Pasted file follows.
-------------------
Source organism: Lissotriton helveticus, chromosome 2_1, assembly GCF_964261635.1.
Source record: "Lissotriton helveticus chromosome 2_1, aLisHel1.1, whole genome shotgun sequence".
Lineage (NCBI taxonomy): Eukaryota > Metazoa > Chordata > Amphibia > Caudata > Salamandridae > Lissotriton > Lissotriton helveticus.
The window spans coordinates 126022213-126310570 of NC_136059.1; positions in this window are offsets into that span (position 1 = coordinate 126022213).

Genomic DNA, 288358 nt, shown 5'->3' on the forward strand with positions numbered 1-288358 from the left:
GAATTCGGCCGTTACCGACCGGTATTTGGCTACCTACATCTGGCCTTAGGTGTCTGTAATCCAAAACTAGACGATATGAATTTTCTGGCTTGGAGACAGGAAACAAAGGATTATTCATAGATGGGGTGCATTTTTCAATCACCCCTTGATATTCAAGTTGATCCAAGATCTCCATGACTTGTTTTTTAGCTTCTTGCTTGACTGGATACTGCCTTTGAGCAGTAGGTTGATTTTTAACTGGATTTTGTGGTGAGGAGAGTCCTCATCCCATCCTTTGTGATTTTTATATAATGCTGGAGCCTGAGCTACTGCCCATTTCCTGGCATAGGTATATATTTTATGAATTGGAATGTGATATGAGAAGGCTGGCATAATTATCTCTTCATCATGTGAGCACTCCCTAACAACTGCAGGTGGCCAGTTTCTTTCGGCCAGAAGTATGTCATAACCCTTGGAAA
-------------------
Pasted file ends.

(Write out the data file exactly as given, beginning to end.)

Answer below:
Source organism: Lissotriton helveticus, chromosome 2_1, assembly GCF_964261635.1.
Source record: "Lissotriton helveticus chromosome 2_1, aLisHel1.1, whole genome shotgun sequence".
Lineage (NCBI taxonomy): Eukaryota > Metazoa > Chordata > Amphibia > Caudata > Salamandridae > Lissotriton > Lissotriton helveticus.
The window spans coordinates 126022213-126310570 of NC_136059.1; positions in this window are offsets into that span (position 1 = coordinate 126022213).

Genomic DNA, 288358 nt, shown 5'->3' on the forward strand with positions numbered 1-288358 from the left:
GAATTCGGCCGTTACCGACCGGTATTTGGCTACCTACATCTGGCCTTAGGTGTCTGTAATCCAAAACTAGACGATATGAATTTTCTGGCTTGGAGACAGGAAACAAAGGATTATTCATAGATGGGGTGCATTTTTCAATCACCCCTTGATATTCAAGTTGATCCAAGATCTCCATGACTTGTTTTTTAGCTTCTTGCTTGACTGGATACTGCCTTTGAGCAGTAGGTTGATTTTTAACTGGATTTTGTGGTGAGGAGAGTCCTCATCCCATCCTTTGTGATTTTTATATAATGCTGGAGCCTGAGCTACTGCCCATTTCCTGGCATAGGTATATATTTTATGAATTGGAATGTGATATGAGAAGGCTGGCATAATTATCTCTTCATCATGTGAGCACTCCCTAACAACTGCAGGTGGCCAGTTTCTTTCGGCCAGAAGTATGTCATAACCCTTGGAAA